Tariffs will cost U.S. dairy farmers $1.5B this year

A study by Informa Economics found retaliatory tariffs by China and Mexico will reduce U.S. dairy farmer revenue by $1.5 billion in 2018 and $3 billion in 2019 if they remain in place.
Carol Ryan Dumas

Capital Press

Published on August 29, 2018 7:47AM

The Trump administration’s mitigation plan will cover only a fraction of the losses U.S. dairy farmers would encounter because of the trade war, a study shows.

USDA/ARS

The Trump administration’s mitigation plan will cover only a fraction of the losses U.S. dairy farmers would encounter because of the trade war, a study shows.


While U.S. dairy producers appreciate USDA’s plan to purchase dairy products and increase funding to develop foreign markets in its tariff-mitigation strategy, they say the agency’s plan to distribute $127 million in direct payments to dairy producers falls far short of what’s needed.

Responding to USDA’s announcement on Monday of $6.1 billion in assistance across farm country, the National Milk Producers Federation said the direct payments to dairy farmers represent less than 10 percent of U.S. dairy losses due to retaliatory tariffs by China and Mexico.

In recent months China imposed an additional 25 percent tariff on U.S. dairy products and Mexico imposed new tariffs ranging from 20 to 25 percent on U.S. cheese in retaliation for the Trump administration’s imposition of tariffs on steel and aluminum from those countries.

Dairy farmer income will take a $1.5 billion hit this year if the tariffs remain in place through 2018, according to a new study by Informa Economics.

“The price drop resulting from these tariffs has not been gradual — it’s hurting U.S. dairy producers right now and will continue to do so,” Jim Mulhern, NMPF president and CEO, stated in response to USDA’s mitigation plan for dairy producers.

Since the retaliatory tariffs were announced in late May, milk futures prices have lost $1.2 billion through December, and the milk price forecast for the remainder of the year dropped $1.10 per hundredweight of milk, he said.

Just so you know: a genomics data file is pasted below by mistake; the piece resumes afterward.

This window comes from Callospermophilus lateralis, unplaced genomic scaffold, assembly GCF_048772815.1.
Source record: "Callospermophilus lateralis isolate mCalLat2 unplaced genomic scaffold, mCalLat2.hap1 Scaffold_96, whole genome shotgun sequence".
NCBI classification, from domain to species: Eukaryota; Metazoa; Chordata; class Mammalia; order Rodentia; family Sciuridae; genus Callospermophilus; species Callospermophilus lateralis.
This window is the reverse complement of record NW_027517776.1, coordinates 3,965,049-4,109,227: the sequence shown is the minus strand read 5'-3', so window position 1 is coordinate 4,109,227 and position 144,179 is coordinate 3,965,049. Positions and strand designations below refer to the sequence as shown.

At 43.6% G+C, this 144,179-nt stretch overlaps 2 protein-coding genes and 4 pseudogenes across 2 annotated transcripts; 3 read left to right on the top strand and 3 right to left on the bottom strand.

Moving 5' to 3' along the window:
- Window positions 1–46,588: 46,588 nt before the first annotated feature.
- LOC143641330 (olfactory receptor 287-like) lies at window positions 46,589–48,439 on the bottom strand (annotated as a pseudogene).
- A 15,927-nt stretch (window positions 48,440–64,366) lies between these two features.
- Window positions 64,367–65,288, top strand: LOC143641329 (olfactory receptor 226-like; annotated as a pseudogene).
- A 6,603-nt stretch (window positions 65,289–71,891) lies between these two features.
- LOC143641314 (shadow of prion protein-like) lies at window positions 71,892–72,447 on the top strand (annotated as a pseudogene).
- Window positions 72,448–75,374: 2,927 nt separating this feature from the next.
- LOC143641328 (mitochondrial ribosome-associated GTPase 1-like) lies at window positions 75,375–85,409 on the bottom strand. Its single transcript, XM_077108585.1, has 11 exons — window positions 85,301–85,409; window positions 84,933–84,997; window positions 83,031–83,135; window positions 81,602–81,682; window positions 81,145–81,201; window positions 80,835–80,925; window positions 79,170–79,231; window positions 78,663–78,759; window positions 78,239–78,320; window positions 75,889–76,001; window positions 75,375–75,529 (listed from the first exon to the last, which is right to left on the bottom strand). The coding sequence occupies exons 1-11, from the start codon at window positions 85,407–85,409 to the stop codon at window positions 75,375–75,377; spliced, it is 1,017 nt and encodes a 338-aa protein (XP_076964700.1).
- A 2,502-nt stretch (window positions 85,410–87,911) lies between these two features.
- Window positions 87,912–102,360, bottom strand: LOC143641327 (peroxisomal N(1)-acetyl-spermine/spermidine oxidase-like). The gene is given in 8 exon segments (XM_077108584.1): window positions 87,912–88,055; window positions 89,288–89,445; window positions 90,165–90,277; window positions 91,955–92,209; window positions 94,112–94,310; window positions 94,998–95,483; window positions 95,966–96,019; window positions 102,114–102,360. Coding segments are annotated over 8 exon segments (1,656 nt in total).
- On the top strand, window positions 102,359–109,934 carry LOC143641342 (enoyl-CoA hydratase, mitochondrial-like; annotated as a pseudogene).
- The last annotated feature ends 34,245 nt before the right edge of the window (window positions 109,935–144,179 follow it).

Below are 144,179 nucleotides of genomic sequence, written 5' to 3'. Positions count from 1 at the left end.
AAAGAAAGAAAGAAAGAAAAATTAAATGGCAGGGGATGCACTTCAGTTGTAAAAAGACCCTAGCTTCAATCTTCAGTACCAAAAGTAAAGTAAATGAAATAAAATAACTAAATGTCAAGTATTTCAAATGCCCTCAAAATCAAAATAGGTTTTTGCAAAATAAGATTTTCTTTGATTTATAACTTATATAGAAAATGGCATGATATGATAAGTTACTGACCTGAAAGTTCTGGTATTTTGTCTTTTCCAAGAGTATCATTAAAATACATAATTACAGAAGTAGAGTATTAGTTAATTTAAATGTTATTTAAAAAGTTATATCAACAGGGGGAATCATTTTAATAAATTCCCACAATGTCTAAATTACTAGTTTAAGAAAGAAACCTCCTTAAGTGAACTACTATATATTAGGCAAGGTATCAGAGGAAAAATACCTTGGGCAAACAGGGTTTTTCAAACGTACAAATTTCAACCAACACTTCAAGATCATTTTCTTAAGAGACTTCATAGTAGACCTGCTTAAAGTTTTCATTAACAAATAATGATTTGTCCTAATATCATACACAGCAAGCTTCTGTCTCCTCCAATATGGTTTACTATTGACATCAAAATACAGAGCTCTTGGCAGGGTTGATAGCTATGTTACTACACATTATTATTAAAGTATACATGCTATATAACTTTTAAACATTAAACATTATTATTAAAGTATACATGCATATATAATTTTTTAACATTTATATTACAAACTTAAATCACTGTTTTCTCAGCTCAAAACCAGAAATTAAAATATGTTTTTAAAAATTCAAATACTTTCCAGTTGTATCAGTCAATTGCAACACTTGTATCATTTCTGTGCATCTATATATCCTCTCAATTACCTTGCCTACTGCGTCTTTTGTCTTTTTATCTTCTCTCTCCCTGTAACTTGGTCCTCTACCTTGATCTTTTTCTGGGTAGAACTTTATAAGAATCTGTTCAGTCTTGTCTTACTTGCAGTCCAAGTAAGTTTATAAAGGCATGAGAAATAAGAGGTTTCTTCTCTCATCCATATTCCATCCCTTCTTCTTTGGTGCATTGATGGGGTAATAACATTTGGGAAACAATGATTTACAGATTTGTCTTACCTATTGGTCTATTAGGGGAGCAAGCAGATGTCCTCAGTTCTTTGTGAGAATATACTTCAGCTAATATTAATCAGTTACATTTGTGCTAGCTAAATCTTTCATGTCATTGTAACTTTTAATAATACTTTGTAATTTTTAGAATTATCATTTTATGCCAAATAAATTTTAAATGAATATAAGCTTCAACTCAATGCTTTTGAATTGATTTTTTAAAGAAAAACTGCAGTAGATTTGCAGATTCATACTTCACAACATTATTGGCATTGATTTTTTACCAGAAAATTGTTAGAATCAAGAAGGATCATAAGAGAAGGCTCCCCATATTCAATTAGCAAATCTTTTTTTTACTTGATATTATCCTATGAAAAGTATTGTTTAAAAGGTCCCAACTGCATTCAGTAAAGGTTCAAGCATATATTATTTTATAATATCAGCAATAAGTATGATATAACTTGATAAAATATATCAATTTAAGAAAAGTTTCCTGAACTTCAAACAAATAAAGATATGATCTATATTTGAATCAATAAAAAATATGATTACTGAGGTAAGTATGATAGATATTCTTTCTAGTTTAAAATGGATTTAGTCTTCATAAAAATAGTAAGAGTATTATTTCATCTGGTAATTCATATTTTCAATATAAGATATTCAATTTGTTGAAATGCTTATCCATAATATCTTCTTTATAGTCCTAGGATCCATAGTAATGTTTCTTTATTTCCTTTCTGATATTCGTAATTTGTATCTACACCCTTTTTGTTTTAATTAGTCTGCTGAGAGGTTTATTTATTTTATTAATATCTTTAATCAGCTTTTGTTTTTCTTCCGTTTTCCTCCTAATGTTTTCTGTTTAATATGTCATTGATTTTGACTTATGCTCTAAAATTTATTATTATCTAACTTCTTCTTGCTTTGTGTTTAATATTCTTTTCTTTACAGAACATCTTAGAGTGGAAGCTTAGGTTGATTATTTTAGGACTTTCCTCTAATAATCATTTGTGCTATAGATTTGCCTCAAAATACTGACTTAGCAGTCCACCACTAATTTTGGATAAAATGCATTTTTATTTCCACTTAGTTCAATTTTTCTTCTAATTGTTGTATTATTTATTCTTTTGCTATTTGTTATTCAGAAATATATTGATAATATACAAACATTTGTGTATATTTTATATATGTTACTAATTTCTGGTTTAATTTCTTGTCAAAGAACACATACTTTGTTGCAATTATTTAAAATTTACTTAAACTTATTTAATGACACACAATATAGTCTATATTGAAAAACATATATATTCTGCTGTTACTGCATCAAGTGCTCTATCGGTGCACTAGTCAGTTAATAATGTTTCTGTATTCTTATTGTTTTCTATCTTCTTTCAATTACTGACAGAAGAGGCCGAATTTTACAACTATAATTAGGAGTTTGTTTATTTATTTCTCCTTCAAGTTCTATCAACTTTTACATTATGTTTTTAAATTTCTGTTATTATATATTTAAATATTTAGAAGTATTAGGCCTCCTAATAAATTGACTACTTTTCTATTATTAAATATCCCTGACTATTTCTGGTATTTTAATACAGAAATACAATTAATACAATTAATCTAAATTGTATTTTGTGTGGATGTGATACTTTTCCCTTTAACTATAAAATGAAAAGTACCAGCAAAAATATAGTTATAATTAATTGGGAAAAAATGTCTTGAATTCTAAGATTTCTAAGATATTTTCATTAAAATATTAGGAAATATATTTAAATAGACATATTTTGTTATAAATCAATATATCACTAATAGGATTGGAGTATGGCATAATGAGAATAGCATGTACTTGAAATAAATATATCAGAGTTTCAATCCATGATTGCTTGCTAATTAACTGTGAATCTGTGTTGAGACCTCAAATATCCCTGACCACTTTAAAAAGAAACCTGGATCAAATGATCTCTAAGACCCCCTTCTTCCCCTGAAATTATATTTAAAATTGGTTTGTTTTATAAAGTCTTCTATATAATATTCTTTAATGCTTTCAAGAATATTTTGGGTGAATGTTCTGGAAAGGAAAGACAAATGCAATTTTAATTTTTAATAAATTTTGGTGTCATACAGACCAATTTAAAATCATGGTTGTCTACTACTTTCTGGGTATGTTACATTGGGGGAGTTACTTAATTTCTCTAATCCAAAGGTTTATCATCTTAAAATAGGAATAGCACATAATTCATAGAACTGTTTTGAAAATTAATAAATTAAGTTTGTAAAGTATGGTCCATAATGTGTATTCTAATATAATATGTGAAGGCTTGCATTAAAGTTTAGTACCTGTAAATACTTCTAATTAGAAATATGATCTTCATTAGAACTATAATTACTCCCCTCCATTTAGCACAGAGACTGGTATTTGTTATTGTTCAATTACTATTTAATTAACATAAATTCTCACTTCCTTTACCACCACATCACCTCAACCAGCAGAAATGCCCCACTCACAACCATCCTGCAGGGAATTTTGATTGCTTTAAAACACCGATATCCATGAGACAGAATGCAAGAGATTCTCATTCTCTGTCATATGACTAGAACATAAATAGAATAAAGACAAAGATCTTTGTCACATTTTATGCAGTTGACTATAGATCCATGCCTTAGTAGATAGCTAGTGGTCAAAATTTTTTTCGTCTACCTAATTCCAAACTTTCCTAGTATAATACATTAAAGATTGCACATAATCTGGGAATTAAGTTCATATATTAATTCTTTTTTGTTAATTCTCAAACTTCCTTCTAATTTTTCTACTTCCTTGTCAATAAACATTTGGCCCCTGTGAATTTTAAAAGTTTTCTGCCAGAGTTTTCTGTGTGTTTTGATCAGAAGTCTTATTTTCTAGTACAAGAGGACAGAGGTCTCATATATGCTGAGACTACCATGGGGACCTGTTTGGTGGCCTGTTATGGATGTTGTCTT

China and Mexico account for about 35 percent of total U.S. dairy exports, worth about $1.9 annually, and the retaliatory tariffs significantly impact the U.S. dairy sector.

Dairy exports could fall by $115 million in 2018 and $415 million in 2019. From 2018 through 2023, they could fall by about $2.7 billion, or 7 percent, the Informa Economics study found.

“The decreased exports to China and Mexico lead to an excess domestic supply, which puts downward pressure on prices. This decline in prices paired with slow adjustments to production lead to significant loss in farm-gate revenue,” the analysts said.

Lower prices are forecast to reduce dairy farmer revenue by about $1.5 billion in 2018 and $3 billion in 2019. If the tariffs are in place from 2018 through 2023, dairy farmers will take a $16.6 billion hit.

“That sizable decline in farmer incomes will compound the low prices and financial losses that dairies have already felt. If farmer income continues to suffer as projected, we will lose more farms,” Mulhern said.

NMPF is repeating its request that the administration provide relief to farmers by restoring normal trade conditions. It also wants the administration to pursue new market access opportunities through trade agreements that expand dairy exports.

“Those steps on trade would pay meaningful dividends to our farmers,” Mulhern said.



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